Cook Stoves for BC: Albion Iron Works of Victoria
In the period between 1858 when the gold rush and early settlement began in British Columbia and 1887 when the first train reached Vancouver, most settlers were dependent on local manufacture for their heating and cooking stoves. In Victoria,
Albion Iron Works began in 1862, founded by Joseph Spratt primarily to meet Victoria’s demand for wood stoves. Spratt’s iron works expanded into shipbuilding, building boilers, and steam engines. He sold the company in 1882 to Wm. Irving and Robert Dunsmuir who built rail cars for Dunsmuir’s E & N Railway. Albion Iron Works made all the rails for the Fraser Canyon segment of the CPR. By 1893, it was manufacturing about 30 types of wood stoves, many of which were still being sold when the company dissolved in 1928.
Stoves made by Albion Iron Works spread beyond Victoria and served households throughout British Columbia. The Historic O’Keefe Ranch in Vernon has several stoves built by Albion Iron Works. They include four Franklin Stoves, the Nanaimo, and two boat stoves. The Franklin Stove, invented by Benjamin Franklin was designed to draw off maximum heat before venting and could be used for limited amounts of surface cooking. Franklin did not patent his invention and so other manufacturers of stoves created the “Franklin” and improved upon the original invention. Originally the Franklin was an open hearth stove, a kind of box stove that mimicked a miniature iron hearth on short legs. It was an improvement over the large open fireplace since it held the heat and radiated it from all its surfaces.
Cook stoves burned different fuel depending on where in British Columbia they were used. One Albion Iron Works stove in the collection at Historic O’Keefe Ranch burned coal. The stove was named The Nanaimo. Nanaimo provided much coal for British Columbia beginning in the early 1800s. Most cook stoves in BC burned cut and chopped wood although residents of Vernon reported that sawdust was common in that community. Stoves were adapted with a hopper mechanism that fed the sawdust into the stove and sawdust was home delivered![I]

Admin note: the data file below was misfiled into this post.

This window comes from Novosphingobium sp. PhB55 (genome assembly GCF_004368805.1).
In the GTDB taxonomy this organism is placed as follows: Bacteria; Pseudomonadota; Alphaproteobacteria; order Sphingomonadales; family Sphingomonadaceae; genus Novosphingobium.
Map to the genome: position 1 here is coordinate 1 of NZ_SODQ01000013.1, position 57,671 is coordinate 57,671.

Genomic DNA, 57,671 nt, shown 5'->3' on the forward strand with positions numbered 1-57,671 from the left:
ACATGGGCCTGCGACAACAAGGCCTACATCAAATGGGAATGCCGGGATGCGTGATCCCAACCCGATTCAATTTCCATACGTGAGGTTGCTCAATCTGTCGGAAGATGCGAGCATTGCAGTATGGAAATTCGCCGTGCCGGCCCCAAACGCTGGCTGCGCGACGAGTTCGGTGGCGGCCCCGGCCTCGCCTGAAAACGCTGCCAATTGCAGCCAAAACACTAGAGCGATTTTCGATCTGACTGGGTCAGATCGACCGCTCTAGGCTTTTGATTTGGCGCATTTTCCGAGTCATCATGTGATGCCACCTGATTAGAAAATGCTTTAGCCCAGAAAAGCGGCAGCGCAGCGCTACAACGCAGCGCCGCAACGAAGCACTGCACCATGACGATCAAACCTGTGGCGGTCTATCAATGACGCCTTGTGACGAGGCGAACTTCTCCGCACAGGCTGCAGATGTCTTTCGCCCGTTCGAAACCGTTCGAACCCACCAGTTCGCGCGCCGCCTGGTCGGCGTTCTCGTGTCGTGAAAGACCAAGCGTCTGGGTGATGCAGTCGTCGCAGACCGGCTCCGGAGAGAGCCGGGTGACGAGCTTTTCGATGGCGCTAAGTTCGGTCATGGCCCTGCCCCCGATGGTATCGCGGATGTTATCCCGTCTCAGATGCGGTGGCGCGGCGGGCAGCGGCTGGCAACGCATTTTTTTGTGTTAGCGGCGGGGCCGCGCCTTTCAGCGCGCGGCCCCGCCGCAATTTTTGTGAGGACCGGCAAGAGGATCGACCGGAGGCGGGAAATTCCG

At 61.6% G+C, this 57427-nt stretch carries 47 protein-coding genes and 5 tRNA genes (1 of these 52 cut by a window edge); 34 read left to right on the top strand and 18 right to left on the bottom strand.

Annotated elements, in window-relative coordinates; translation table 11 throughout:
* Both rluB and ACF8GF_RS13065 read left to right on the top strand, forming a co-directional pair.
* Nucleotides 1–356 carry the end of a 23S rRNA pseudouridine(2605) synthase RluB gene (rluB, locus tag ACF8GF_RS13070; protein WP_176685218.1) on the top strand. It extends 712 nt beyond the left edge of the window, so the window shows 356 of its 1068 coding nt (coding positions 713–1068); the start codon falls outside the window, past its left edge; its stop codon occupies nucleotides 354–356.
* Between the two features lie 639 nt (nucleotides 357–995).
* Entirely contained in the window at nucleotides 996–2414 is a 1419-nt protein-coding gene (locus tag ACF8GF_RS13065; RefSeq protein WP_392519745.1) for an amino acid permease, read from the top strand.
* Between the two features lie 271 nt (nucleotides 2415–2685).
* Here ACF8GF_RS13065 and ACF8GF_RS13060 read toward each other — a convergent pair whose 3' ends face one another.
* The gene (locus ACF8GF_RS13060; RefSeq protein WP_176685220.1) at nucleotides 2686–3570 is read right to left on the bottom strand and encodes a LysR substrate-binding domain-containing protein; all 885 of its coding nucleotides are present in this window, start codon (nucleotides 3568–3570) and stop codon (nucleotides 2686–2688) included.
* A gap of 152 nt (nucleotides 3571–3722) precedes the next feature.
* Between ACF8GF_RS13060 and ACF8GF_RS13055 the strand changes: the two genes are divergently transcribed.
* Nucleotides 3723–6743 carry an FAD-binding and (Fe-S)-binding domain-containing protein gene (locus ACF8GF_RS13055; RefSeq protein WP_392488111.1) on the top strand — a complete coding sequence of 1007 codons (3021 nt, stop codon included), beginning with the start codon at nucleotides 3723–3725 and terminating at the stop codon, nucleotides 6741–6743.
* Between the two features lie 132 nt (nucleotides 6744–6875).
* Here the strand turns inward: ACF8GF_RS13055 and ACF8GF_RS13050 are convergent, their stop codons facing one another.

Albion Iron Works also built boat stoves, perhaps unique to British Columbia. These stoves were small, compact and provided heat, and space for cooking and baking.
Wood fired cook stoves were widely used in British Columbia homes until the mid 1900s when electricity and gas became more available and electric and gas stoves were aggressively promoted. The wood fired cook stoves were soon abandoned and it seems, happily so since there is little written about them. Much research is needed to develop a full account of the manufacture and home use of wood cook stoves that did dominate home and public kitchens for about a century in British Columbia.
[i] Conversation with Joann Jorgensen and Liz Ellison, Greater Vernon Museum and Archives, July, 2019.
Minhinnick, Jeanne (1970). At home in Upper Canada. Toronto: Clarke, Irwin & Co.